Detective story by Poe, published in his Tales (1845).
The prefect of the Paris police visits C. Auguste Dupin, scholarly amateur detective, for advice on a baffling case concerning a cabinet minister who has gained power over, and consequently practiced blackmail upon, a royal lady from whom he has stolen a letter that she cannot have made public. After several months of elaborate search, the prefect concludes that the letter is not on the minister's person or premises. Dupin soon finds the letter, explaining later that the police seek only obscure hiding places such as would be avoided by the acute minister. Dupin, therefore, visited him openly, looked in the most obvious places, and found the letter, turned inside out and disguised in an exposed card rack. Diverting the minister the next day by means of an arranged street disturbance, he substituted a facsimile and took the purloined letter with him.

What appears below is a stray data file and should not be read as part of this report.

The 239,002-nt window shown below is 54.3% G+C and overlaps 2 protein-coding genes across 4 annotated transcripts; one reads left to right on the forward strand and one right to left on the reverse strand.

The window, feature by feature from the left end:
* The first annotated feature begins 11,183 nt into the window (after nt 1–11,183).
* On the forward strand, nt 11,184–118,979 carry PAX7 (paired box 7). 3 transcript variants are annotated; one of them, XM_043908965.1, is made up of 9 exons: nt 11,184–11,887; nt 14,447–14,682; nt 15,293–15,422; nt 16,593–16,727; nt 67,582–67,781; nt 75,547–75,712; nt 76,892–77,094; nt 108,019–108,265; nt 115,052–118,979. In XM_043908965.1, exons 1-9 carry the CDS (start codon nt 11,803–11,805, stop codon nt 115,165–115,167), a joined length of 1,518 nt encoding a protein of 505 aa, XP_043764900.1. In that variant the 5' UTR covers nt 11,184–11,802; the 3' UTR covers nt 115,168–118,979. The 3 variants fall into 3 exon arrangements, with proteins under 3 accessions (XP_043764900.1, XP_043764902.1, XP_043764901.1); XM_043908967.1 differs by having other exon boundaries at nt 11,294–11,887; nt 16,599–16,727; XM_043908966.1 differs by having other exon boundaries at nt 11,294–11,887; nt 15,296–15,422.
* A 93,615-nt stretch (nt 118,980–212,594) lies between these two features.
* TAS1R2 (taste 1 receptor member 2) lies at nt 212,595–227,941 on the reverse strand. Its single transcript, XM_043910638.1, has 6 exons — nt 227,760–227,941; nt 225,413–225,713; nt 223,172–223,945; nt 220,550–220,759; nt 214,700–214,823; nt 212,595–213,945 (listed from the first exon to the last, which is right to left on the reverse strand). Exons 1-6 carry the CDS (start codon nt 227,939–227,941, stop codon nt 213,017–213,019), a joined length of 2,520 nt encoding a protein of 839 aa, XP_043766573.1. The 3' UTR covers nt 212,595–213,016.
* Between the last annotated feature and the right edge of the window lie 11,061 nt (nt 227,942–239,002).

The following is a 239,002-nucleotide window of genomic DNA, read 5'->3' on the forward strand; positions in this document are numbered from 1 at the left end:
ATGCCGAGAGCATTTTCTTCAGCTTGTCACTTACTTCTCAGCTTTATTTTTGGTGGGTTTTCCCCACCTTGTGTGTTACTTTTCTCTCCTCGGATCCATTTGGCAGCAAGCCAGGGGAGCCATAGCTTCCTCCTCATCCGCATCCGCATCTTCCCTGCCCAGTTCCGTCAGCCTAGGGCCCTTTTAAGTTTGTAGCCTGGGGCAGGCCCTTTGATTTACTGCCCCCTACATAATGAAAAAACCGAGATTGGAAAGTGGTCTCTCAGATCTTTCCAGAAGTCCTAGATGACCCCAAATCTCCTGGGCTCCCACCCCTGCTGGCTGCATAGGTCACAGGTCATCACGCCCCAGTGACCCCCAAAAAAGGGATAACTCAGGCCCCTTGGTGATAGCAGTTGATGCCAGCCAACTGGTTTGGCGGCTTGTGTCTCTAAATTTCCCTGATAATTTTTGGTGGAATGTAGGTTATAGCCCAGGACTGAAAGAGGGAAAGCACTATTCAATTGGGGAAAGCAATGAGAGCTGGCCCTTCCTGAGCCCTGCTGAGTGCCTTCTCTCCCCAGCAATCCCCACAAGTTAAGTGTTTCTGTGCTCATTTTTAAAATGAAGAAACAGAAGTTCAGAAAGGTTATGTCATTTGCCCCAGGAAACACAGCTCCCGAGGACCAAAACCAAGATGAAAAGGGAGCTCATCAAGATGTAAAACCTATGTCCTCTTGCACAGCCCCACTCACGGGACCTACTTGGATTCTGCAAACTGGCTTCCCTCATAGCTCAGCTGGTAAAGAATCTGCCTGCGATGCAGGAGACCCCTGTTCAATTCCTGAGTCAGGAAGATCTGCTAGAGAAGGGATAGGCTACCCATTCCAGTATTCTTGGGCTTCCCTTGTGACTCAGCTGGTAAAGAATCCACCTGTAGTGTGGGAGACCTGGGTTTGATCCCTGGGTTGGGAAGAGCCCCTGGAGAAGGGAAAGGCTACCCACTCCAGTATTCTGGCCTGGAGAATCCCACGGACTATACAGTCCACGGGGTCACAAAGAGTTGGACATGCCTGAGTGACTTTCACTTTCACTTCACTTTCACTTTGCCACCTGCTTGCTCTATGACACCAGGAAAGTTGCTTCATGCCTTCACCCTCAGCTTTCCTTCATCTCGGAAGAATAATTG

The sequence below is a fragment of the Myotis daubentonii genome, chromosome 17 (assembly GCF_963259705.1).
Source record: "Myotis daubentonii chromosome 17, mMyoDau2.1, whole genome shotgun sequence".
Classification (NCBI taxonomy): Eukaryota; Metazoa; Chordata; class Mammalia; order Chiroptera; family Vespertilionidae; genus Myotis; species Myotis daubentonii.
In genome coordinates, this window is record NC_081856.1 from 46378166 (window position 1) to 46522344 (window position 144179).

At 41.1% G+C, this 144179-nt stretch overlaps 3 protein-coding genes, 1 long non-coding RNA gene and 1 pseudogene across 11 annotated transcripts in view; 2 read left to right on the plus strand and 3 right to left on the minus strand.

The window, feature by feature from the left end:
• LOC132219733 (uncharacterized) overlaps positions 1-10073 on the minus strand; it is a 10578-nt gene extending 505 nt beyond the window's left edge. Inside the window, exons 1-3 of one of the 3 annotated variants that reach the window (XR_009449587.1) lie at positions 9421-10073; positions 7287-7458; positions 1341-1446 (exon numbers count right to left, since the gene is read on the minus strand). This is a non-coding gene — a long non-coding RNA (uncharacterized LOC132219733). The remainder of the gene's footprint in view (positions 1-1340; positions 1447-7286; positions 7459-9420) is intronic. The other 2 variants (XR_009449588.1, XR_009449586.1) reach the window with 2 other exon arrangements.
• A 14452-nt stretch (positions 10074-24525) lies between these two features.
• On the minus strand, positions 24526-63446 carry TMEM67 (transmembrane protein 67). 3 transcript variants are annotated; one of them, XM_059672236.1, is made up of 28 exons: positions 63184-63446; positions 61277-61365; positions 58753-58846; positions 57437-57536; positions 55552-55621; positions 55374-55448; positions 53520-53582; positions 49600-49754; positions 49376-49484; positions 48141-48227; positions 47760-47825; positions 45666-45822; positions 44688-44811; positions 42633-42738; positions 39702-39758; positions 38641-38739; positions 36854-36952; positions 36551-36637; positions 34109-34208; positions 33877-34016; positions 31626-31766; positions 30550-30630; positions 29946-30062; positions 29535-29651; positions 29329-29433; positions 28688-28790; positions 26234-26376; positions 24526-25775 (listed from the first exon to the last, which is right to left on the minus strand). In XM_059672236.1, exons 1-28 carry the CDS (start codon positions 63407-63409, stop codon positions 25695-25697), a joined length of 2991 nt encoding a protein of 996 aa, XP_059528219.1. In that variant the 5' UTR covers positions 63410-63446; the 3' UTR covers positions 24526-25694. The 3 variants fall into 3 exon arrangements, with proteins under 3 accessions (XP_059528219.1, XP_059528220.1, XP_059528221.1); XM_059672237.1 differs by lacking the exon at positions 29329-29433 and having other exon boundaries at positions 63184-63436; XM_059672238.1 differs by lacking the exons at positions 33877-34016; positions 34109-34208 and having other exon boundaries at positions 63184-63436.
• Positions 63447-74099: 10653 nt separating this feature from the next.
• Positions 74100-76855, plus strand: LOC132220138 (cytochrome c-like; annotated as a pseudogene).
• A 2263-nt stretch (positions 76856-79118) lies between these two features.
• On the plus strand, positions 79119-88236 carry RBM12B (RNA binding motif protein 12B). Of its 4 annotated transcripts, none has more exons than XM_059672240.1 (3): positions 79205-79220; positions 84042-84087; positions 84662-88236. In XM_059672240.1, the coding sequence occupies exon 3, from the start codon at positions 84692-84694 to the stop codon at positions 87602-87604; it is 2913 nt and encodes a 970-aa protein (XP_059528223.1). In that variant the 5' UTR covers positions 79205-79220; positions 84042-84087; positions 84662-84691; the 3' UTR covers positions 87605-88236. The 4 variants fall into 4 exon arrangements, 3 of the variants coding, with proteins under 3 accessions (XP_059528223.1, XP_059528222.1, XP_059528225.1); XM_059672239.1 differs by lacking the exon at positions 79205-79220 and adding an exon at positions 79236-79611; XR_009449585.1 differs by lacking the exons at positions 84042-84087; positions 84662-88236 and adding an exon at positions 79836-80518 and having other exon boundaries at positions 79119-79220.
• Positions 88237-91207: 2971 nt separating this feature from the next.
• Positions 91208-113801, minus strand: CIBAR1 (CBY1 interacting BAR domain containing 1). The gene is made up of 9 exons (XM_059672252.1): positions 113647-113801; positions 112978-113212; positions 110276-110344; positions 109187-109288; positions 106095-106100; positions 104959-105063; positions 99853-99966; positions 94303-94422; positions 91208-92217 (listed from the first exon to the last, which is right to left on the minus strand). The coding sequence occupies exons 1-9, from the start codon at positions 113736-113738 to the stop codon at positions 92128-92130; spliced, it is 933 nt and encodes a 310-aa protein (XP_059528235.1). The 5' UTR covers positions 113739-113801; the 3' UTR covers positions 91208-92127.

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Edgar Allan Poe (1809—1849) American short-story writer, poet, and critic